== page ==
Despite scandals, Dems still love Hillary
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Hillary ClintonHillary Diane Rodham ClintonO’Rourke heading to Wisconsin amid 2020 speculation The Hill's 12:30 Report — Presented by Kidney Care Partners — Lawmakers scramble as shutdown deadline nears Exclusive: Biden almost certain to enter 2020 race MORE holds huge lead over the potential Democratic field despite the escalating controversy surrounding her use of a private email address, a new NBC News/Wall Street Journal poll shows.

Eighty-six percent of Democrats said they could see themselves supporting Clinton for president, compared to just 13 percent who said they could not. The margin of 73 percentage points was significantly higher than that of both Vice President Biden, who had a margin of 14 points, and Sen. Elizabeth WarrenElizabeth Ann WarrenWarren's 'ultra wealth' tax is misleading Hillicon Valley: New York says goodbye to Amazon's HQ2 | AOC reacts: 'Anything is possible' | FTC pushes for record Facebook fine | Cyber threats to utilities on the rise O’Rourke heading to Wisconsin amid 2020 speculation MORE (D-Mass.), who had a margin of 34 points.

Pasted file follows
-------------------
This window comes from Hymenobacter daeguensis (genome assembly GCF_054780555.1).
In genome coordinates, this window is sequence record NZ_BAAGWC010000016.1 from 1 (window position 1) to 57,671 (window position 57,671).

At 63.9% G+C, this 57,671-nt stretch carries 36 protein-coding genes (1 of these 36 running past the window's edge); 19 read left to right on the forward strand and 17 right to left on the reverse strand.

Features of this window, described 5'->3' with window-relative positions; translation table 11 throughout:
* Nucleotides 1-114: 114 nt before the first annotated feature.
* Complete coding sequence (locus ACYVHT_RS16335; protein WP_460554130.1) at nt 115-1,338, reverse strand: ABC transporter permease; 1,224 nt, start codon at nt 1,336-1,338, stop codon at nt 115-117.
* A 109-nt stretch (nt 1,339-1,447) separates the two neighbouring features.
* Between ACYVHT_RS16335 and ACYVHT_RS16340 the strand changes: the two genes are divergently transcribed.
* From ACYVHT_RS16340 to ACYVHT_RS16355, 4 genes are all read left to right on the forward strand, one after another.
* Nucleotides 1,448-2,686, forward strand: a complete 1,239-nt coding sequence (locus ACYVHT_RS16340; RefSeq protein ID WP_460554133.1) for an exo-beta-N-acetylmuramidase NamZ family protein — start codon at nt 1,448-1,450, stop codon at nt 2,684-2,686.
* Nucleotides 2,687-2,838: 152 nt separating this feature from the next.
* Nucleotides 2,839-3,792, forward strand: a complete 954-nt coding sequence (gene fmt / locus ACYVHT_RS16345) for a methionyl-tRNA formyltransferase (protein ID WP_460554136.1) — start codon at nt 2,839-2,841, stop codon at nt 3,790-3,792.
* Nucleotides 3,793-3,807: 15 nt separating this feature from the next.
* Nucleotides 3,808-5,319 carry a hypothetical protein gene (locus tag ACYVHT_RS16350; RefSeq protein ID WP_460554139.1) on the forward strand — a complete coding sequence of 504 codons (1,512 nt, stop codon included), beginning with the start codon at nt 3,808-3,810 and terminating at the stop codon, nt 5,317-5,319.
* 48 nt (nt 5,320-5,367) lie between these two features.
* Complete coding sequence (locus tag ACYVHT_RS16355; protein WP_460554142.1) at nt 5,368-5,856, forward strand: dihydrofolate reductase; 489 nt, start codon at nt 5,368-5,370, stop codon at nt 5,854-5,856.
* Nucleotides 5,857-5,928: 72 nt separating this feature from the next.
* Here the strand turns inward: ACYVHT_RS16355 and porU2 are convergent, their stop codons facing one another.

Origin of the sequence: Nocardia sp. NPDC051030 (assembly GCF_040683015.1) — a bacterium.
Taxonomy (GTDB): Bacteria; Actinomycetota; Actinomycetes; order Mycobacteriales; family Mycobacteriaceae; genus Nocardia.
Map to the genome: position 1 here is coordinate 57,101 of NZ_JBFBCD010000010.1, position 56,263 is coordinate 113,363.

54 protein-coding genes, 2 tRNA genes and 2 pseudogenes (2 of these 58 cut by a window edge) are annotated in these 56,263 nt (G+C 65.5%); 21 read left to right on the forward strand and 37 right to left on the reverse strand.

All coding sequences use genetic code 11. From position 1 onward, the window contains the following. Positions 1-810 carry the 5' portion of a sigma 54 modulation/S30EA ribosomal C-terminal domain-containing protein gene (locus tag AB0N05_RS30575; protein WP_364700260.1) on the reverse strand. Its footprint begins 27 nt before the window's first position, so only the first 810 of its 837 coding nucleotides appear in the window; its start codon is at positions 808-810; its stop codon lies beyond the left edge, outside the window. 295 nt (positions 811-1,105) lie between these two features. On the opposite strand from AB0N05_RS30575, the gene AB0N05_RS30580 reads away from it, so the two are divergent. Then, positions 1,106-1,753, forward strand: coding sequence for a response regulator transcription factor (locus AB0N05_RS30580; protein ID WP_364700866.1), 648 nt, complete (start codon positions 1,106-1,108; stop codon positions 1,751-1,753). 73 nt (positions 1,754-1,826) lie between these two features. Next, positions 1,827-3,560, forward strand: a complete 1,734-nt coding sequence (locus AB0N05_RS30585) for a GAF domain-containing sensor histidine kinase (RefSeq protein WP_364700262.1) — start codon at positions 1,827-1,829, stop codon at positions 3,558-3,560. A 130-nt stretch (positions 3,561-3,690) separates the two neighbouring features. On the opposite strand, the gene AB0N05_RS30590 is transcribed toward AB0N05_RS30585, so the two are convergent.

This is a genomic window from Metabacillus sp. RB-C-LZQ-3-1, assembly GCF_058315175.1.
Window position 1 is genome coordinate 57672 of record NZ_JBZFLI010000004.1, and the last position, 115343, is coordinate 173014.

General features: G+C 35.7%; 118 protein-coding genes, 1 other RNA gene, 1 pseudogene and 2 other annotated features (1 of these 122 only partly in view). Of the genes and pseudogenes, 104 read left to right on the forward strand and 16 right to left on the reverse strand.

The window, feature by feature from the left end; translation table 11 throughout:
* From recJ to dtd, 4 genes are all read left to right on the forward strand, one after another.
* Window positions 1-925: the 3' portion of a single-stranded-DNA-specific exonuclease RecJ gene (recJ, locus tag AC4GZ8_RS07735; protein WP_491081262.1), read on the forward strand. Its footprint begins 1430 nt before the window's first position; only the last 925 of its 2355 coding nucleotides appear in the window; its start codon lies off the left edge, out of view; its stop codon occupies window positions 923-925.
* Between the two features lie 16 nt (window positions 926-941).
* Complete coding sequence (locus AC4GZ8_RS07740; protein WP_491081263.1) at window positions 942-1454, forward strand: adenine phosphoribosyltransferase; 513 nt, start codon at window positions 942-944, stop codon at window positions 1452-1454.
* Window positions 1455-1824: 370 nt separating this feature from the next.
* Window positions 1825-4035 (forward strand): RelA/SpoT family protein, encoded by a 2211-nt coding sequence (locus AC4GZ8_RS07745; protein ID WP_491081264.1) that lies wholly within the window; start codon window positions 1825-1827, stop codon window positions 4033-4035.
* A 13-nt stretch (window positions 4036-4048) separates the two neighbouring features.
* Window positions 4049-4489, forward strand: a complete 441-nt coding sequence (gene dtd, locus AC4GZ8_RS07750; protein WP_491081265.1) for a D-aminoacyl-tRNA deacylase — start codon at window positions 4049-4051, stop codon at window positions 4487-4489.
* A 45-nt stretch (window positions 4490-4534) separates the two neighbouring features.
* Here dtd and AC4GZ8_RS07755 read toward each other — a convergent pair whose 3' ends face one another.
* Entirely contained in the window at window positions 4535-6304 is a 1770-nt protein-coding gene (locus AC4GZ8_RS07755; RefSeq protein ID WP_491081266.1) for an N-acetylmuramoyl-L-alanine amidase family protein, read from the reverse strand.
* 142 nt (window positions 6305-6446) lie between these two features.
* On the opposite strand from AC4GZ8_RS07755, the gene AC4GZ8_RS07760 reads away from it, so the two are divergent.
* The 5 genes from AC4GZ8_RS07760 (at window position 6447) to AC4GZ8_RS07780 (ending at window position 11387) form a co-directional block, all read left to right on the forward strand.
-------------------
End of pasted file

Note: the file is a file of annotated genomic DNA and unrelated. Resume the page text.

Clinton’s favorability ratings have also stood firm from January, before the email flap began. She’s viewed positively by 44 percent of adults and negatively by 36 percent. The poll surveyed people over the course of five days, three of which were after The New York Times broke the story on her private email use.

The controversy surrounding Clinton's emails from her time as secretary of State has dominated the news cycle as pundits and politicians criticize her for fostering a culture of secrecy.

The House Select Committee on Benghazi has subpoenaed Clinton’s emails, and Republicans have taken to cable news to deride her for not explaining why she used the private accounts, which shielded her emails from records laws.

This week, two longtime Democratic senators, Sens. Dianne FeinsteinDianne Emiel FeinsteinFeinstein says she thinks Biden will run after meeting with him Trump judicial nominee Neomi Rao seeks to clarify past remarks on date rape Bottom Line MORE (Calif.) and Dick DurbinRichard (Dick) Joseph DurbinGOP advances rules change to speed up confirmation of Trump nominees GOP leader presses Trump to agree to border deal Trump divides Democrats with warning of creeping socialism MORE (Ill.), both called on her to publicly address the situation.

While Clinton has not made any public comments outside of a tweet, she’s expected to address the media Tuesday.